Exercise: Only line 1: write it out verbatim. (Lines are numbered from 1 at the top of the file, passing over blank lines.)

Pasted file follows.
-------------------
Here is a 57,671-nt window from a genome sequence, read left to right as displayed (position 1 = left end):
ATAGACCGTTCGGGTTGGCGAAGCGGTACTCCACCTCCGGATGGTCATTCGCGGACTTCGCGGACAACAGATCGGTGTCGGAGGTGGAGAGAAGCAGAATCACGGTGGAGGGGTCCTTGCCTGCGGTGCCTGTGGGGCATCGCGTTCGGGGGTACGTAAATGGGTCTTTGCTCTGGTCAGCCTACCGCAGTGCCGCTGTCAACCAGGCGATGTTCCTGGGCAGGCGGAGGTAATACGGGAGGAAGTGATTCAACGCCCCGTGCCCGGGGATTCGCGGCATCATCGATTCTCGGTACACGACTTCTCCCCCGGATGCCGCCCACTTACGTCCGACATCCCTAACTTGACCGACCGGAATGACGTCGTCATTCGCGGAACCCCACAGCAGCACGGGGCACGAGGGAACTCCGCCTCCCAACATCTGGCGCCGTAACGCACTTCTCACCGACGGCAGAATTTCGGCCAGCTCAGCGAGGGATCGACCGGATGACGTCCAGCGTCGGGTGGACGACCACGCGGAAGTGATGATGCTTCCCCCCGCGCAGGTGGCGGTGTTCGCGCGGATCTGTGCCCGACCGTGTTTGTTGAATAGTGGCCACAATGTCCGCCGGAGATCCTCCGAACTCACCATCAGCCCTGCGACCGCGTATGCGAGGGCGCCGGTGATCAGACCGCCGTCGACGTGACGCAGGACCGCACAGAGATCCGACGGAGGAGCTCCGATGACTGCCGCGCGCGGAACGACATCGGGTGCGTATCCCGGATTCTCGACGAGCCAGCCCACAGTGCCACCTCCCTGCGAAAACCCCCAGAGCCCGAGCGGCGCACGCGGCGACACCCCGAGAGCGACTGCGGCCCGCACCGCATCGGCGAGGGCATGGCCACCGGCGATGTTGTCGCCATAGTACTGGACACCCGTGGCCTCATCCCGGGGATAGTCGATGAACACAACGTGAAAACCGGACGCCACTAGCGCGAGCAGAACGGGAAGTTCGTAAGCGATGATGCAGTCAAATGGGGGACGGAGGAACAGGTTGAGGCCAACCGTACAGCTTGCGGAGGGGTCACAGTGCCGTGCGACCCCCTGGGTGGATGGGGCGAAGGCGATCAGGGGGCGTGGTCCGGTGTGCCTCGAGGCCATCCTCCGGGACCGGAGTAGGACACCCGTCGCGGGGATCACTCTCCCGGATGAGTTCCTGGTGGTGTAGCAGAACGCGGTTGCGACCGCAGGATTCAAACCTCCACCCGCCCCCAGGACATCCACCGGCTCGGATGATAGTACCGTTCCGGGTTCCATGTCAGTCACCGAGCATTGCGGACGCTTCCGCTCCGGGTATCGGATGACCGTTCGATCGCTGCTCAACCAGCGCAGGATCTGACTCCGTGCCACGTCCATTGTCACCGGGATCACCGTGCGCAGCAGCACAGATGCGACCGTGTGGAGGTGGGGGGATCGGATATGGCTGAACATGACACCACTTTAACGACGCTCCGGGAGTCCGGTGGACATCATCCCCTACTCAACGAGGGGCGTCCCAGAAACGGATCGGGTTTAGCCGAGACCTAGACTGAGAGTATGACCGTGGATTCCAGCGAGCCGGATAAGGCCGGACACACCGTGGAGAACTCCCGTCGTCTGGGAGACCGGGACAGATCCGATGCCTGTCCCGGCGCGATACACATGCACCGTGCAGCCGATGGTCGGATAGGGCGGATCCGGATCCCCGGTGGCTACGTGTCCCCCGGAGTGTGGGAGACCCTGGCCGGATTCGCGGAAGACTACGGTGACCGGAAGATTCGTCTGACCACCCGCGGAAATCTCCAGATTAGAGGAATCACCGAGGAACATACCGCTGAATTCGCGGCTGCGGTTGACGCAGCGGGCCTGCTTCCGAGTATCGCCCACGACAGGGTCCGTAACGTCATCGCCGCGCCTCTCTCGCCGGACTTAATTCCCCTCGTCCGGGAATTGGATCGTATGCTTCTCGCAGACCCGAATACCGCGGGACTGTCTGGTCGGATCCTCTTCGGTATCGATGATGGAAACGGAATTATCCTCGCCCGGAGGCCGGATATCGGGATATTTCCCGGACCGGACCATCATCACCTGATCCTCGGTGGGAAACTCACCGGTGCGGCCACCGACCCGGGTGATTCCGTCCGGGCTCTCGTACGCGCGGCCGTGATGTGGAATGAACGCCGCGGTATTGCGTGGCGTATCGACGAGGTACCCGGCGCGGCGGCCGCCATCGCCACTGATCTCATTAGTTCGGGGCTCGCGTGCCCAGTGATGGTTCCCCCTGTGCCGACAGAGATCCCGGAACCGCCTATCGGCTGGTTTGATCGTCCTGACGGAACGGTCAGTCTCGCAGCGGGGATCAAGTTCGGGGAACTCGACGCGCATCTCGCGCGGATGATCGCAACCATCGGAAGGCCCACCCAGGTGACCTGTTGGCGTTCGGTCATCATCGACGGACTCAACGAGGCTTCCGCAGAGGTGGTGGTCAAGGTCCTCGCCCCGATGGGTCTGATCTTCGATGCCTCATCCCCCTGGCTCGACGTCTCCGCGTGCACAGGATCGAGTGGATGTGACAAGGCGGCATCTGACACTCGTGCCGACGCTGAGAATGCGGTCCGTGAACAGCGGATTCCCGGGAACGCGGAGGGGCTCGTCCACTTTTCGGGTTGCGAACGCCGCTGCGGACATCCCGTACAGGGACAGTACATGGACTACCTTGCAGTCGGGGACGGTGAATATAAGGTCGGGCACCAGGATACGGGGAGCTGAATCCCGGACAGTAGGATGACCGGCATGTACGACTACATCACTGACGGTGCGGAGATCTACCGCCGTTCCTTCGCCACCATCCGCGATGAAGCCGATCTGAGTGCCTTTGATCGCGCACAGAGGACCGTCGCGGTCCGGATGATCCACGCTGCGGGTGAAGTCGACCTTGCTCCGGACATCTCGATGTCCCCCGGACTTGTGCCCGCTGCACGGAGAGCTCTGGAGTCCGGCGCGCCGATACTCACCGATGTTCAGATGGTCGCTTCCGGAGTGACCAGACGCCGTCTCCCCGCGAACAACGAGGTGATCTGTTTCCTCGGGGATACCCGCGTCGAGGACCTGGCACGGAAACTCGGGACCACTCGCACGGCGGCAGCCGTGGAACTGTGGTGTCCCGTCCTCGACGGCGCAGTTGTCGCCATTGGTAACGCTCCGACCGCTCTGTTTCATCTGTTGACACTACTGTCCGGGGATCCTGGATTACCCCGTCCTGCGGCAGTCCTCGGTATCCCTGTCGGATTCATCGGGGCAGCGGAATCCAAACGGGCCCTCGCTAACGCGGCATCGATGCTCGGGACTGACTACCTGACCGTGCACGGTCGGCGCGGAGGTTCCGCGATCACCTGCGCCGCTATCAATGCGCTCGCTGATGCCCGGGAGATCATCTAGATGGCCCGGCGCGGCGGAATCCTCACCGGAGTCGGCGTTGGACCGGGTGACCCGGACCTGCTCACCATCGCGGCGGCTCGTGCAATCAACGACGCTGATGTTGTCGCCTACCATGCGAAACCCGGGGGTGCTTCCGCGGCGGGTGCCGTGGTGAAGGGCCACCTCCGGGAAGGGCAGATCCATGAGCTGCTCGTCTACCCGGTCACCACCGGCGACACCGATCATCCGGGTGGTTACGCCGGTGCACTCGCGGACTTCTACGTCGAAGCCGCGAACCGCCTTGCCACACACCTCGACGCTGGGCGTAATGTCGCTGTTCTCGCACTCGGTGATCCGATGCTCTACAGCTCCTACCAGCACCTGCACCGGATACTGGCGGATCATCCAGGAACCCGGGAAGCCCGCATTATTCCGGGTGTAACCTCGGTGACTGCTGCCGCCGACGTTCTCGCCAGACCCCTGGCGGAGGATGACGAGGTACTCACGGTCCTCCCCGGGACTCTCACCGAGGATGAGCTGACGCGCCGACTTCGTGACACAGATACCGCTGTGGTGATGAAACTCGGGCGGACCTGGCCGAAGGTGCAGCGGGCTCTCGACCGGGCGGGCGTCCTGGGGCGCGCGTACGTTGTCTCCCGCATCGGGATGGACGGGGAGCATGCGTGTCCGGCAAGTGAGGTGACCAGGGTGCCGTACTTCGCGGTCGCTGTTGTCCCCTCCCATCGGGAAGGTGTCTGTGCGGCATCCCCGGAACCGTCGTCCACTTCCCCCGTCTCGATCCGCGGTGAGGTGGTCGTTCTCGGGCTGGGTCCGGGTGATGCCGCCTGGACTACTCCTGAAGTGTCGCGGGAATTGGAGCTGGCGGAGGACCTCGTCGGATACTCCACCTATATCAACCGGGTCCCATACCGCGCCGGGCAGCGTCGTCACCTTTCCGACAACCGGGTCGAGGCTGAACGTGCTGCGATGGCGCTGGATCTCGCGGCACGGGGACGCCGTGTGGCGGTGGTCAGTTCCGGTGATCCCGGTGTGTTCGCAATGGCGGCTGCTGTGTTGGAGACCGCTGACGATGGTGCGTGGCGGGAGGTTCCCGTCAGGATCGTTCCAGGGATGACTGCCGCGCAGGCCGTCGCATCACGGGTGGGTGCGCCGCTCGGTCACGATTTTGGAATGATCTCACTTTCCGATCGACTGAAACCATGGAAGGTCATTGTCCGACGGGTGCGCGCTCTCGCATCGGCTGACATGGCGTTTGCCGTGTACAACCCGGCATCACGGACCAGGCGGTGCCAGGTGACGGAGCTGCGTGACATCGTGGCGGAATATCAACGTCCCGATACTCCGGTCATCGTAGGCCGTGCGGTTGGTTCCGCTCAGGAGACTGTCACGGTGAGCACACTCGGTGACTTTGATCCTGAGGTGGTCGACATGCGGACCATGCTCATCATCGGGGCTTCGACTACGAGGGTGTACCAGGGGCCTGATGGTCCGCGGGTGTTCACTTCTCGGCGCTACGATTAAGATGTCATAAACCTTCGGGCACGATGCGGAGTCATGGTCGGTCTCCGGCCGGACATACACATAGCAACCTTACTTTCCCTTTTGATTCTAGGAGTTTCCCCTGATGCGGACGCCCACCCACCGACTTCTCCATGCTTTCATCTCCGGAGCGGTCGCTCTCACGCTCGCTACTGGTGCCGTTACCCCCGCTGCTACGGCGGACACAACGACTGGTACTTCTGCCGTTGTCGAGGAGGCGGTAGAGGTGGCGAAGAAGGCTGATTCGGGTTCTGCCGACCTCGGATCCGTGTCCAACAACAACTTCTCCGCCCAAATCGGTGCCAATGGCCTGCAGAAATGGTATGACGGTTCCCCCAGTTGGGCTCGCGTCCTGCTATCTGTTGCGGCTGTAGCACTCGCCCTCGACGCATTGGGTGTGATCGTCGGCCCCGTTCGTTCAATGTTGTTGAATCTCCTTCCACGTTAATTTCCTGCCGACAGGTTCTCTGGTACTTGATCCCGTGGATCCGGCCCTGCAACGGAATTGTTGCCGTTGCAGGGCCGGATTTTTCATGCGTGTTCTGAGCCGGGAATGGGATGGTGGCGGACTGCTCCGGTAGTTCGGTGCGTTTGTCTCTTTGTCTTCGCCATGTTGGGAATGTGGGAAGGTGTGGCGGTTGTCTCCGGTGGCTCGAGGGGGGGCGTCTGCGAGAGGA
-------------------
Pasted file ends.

Here is a 57,671-nt window from a genome sequence, read left to right as displayed (position 1 = left end):